Building blocks • Transmission impairments – Four-wave mixing (FWM) • Occurs when two wavelengths,

Building blocks • Transmission impairments – Four-wave mixing (FWM) • Occurs when two wavelengths, operating at frequencies f 1 and f 2 , mix to cause signals at frequencies such as 2 f 1 - f 2 and 2 f 2 - f 1 • Extra signals can cause interference if they overlap with frequencies used for data transmission • Similarly, mixing can occur between combinations of three & more wavelengths

Building blocks • Transmission impairments – Stimulated Raman scattering (SRS) • Caused by interaction

Building blocks • Transmission impairments – Stimulated Raman scattering (SRS) • Caused by interaction of light with molecular vibrations • Portion of light traveling at each frequency is downshifted across region of lower frequencies => Stokes wave • Fraction of power transferred to Stokes wave grows rapidly with increasing power of input signal • In WDM systems, shorter-wavelength channels lose some power to longer-wavelength channels • To reduce loss, power on each channel needs to be below certain level

Building blocks • Transmission impairments – Stimulated Brillouin scattering (SBS) • Frequency shift caused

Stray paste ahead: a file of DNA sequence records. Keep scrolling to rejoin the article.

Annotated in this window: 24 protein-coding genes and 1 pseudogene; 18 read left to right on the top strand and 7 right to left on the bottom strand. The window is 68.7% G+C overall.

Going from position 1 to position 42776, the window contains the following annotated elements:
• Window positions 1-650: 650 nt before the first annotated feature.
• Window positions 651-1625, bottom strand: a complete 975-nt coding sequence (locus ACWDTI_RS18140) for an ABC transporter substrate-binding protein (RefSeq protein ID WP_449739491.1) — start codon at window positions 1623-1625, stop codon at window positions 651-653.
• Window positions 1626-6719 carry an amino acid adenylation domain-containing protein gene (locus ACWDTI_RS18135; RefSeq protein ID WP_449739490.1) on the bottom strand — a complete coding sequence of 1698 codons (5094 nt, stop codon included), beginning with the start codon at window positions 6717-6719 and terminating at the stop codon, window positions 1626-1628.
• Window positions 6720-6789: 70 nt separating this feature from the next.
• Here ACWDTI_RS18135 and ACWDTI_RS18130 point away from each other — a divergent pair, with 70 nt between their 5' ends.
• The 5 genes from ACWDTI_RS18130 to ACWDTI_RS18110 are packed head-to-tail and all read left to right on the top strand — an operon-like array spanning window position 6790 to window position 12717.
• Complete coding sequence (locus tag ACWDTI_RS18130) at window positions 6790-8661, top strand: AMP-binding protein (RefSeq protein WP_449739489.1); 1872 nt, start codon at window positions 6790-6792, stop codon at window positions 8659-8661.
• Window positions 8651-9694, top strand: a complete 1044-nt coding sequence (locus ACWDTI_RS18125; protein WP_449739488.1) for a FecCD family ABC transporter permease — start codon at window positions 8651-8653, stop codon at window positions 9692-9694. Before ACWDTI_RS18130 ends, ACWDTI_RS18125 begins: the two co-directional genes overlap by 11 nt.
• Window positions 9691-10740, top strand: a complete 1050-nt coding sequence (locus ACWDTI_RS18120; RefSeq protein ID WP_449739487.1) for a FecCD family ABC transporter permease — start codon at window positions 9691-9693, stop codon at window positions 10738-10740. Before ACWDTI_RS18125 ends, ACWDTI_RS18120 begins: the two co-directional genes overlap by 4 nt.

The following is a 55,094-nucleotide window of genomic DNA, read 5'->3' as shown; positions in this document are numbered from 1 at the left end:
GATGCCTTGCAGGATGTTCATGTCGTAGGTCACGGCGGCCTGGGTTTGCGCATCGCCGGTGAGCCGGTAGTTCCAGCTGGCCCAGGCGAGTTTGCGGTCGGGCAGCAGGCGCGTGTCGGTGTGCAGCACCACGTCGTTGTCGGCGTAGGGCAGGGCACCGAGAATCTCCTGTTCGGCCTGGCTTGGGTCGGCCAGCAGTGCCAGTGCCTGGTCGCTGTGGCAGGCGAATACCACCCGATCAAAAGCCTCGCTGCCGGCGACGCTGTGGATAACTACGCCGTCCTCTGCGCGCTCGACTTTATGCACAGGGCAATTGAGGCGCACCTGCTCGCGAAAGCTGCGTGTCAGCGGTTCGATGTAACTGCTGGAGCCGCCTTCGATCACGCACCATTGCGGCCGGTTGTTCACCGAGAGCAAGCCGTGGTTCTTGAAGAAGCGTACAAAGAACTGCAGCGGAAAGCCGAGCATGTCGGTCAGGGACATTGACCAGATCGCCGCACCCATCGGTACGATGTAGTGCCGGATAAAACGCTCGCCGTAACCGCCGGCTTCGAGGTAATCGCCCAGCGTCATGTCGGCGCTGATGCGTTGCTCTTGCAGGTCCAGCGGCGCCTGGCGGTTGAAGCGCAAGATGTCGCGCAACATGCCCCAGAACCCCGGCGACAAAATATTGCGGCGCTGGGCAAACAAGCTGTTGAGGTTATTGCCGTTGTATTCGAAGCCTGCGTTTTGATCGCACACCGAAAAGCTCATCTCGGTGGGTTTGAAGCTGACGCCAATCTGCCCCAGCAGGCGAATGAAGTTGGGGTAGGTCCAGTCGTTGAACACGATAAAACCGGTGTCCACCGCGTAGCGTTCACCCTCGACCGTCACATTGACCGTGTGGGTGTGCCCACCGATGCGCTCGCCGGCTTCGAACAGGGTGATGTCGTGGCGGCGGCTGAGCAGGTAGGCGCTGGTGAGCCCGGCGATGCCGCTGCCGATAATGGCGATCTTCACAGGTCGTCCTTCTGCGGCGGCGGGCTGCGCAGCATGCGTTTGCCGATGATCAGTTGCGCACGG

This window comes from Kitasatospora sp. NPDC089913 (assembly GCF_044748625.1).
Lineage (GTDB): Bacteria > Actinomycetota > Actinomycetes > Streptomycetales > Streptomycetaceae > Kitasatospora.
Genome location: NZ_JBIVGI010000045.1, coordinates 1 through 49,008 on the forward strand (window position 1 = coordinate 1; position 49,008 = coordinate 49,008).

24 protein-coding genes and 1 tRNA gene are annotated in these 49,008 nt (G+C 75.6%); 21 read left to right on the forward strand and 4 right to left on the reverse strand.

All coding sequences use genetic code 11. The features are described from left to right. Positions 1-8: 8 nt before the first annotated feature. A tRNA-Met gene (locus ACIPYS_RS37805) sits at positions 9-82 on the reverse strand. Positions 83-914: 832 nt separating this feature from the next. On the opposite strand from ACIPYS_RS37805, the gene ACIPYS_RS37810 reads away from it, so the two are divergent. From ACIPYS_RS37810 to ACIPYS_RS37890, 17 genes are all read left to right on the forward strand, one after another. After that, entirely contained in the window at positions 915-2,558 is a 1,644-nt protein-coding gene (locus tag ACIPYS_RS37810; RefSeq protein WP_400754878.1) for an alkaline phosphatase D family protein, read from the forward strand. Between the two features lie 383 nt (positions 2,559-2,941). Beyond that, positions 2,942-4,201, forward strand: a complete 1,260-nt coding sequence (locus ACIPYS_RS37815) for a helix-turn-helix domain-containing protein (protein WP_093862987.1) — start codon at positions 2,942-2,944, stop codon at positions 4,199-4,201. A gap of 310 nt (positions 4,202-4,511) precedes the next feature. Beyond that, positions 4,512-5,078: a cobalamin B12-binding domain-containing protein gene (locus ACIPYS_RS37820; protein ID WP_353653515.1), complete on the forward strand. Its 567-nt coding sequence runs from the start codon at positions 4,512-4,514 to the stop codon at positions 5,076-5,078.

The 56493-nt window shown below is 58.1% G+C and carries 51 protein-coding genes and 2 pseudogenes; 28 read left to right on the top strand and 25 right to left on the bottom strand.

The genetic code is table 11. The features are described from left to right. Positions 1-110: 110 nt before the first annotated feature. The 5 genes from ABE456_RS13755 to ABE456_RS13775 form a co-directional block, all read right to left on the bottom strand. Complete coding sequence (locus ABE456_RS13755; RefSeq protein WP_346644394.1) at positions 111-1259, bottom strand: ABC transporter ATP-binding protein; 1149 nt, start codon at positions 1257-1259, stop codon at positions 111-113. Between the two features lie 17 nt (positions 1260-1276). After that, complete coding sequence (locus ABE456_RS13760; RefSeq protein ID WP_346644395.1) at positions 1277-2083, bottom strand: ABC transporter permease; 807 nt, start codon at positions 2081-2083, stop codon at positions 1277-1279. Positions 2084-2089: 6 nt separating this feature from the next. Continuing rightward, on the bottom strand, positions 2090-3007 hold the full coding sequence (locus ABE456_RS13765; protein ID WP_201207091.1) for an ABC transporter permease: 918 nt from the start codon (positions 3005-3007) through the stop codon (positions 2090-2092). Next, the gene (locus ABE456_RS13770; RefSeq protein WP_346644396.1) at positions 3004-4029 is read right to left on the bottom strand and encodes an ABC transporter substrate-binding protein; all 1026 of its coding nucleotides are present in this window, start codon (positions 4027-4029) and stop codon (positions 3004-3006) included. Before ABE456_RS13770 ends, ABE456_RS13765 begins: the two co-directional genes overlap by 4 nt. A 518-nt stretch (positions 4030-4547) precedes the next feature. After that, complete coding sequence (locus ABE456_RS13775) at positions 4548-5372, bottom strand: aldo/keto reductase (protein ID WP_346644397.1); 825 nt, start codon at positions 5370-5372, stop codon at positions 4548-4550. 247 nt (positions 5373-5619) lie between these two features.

Building blocks • Transmission impairments – Stimulated Brillouin scattering (SBS) • Frequency shift caused by sound waves (rather than molecular vibrations) • Stokes wave propagates in opposite direction of input light • Intensity of scattered light much greater in SBS than in SRS, but frequency range much lower in SBS than in SRS • In WDM systems, SBS induces crosstalk between channels when two counterpropagating channels differ in frequency by Brillouin shift (≈ 11 GHz @ 1550 nm) • To counter effects of SBS, input power must below certain threshold

Building blocks • Transmission impairments – Crosstalk • Decreases signal-to-noise ratio (SNR) => increased

Building blocks • Transmission impairments – Crosstalk • Decreases signal-to-noise ratio (SNR) => increased BER • Two types of crosstalk – Interchannel crosstalk » Caused by signals on different wavelengths » Must be considered for channel spacing » May be removed by using narrowband filters – Intrachannel crosstalk » Caused by signals on same wavelength on other fiber(s) due to imperfect transmission characteristics of components » Usually occurs in multiport switching/routing nodes » Cannot be removed through filtering

Building blocks • Transmission impairments – Noise • SNR deteriorated by different noise terms

Building blocks • Transmission impairments – Noise • SNR deteriorated by different noise terms – Amplified spontaneous emission (ASE) » Besides stimulated emission, spontaneous emission takes place in Erbium doped fiber amplifier (EDFA) » EDFA amplifies spontaneous emission in addition to incident light signal => ASE – Shot noise » Photodetector converts optical signal into electrical photocurrent & additional shot noise current » Shot noise current occurs due to random distribution of electrons generated by photodetection process – Thermal noise » Electrical amplifier introduces additional thermal noise current due to random motion of electrons